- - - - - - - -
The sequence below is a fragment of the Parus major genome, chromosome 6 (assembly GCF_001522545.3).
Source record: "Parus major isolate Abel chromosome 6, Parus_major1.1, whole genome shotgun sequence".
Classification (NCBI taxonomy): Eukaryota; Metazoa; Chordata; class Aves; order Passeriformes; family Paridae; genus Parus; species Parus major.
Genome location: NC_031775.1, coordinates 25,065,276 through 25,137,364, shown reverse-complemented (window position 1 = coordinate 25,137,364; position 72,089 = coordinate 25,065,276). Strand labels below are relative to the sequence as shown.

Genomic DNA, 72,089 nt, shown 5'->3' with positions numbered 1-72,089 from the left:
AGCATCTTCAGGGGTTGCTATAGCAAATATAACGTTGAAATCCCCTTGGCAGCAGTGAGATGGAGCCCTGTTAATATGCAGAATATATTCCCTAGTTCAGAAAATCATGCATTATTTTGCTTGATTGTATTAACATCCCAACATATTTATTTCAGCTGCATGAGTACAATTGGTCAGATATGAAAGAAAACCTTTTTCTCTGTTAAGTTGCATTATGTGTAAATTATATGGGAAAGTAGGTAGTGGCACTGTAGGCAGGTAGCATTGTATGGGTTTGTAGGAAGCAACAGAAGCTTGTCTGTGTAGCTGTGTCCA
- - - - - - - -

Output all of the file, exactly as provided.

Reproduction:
The sequence below is a fragment of the Parus major genome, chromosome 6 (assembly GCF_001522545.3).
Source record: "Parus major isolate Abel chromosome 6, Parus_major1.1, whole genome shotgun sequence".
Classification (NCBI taxonomy): Eukaryota; Metazoa; Chordata; class Aves; order Passeriformes; family Paridae; genus Parus; species Parus major.
Genome location: NC_031775.1, coordinates 25,065,276 through 25,137,364, shown reverse-complemented (window position 1 = coordinate 25,137,364; position 72,089 = coordinate 25,065,276). Strand labels below are relative to the sequence as shown.

Genomic DNA, 72,089 nt, shown 5'->3' with positions numbered 1-72,089 from the left:
AGCATCTTCAGGGGTTGCTATAGCAAATATAACGTTGAAATCCCCTTGGCAGCAGTGAGATGGAGCCCTGTTAATATGCAGAATATATTCCCTAGTTCAGAAAATCATGCATTATTTTGCTTGATTGTATTAACATCCCAACATATTTATTTCAGCTGCATGAGTACAATTGGTCAGATATGAAAGAAAACCTTTTTCTCTGTTAAGTTGCATTATGTGTAAATTATATGGGAAAGTAGGTAGTGGCACTGTAGGCAGGTAGCATTGTATGGGTTTGTAGGAAGCAACAGAAGCTTGTCTGTGTAGCTGTGTCCA